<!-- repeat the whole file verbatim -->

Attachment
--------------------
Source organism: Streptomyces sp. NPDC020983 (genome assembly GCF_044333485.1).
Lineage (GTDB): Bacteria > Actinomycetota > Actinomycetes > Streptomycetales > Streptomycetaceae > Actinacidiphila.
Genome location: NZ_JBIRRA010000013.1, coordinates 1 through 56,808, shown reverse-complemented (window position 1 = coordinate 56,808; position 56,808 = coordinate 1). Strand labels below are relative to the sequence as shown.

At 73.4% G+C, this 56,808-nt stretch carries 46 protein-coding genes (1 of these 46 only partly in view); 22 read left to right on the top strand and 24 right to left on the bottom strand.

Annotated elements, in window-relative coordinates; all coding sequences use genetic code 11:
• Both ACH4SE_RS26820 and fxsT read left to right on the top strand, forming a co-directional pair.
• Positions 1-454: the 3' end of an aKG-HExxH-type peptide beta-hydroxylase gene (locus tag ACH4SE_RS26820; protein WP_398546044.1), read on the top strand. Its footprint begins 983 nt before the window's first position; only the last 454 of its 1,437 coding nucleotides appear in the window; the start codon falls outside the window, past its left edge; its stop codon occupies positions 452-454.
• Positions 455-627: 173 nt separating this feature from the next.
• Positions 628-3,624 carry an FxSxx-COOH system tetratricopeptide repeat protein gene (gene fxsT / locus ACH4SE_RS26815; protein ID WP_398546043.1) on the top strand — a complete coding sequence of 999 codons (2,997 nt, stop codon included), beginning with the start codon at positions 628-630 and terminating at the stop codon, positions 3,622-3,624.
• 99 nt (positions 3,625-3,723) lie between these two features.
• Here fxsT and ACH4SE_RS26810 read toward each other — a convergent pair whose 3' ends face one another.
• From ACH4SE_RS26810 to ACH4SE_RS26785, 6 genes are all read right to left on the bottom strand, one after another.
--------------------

Source organism: Streptomyces sp. NPDC020983 (genome assembly GCF_044333485.1).
Lineage (GTDB): Bacteria > Actinomycetota > Actinomycetes > Streptomycetales > Streptomycetaceae > Actinacidiphila.
Genome location: NZ_JBIRRA010000013.1, coordinates 1 through 56,808, shown reverse-complemented (window position 1 = coordinate 56,808; position 56,808 = coordinate 1). Strand labels below are relative to the sequence as shown.

At 73.4% G+C, this 56,808-nt stretch carries 46 protein-coding genes (1 of these 46 only partly in view); 22 read left to right on the top strand and 24 right to left on the bottom strand.

Annotated elements, in window-relative coordinates; all coding sequences use genetic code 11:
• Both ACH4SE_RS26820 and fxsT read left to right on the top strand, forming a co-directional pair.
• Positions 1-454: the 3' end of an aKG-HExxH-type peptide beta-hydroxylase gene (locus tag ACH4SE_RS26820; protein WP_398546044.1), read on the top strand. Its footprint begins 983 nt before the window's first position; only the last 454 of its 1,437 coding nucleotides appear in the window; the start codon falls outside the window, past its left edge; its stop codon occupies positions 452-454.
• Positions 455-627: 173 nt separating this feature from the next.
• Positions 628-3,624 carry an FxSxx-COOH system tetratricopeptide repeat protein gene (gene fxsT / locus ACH4SE_RS26815; protein ID WP_398546043.1) on the top strand — a complete coding sequence of 999 codons (2,997 nt, stop codon included), beginning with the start codon at positions 628-630 and terminating at the stop codon, positions 3,622-3,624.
• 99 nt (positions 3,625-3,723) lie between these two features.
• Here fxsT and ACH4SE_RS26810 read toward each other — a convergent pair whose 3' ends face one another.
• From ACH4SE_RS26810 to ACH4SE_RS26785, 6 genes are all read right to left on the bottom strand, one after another.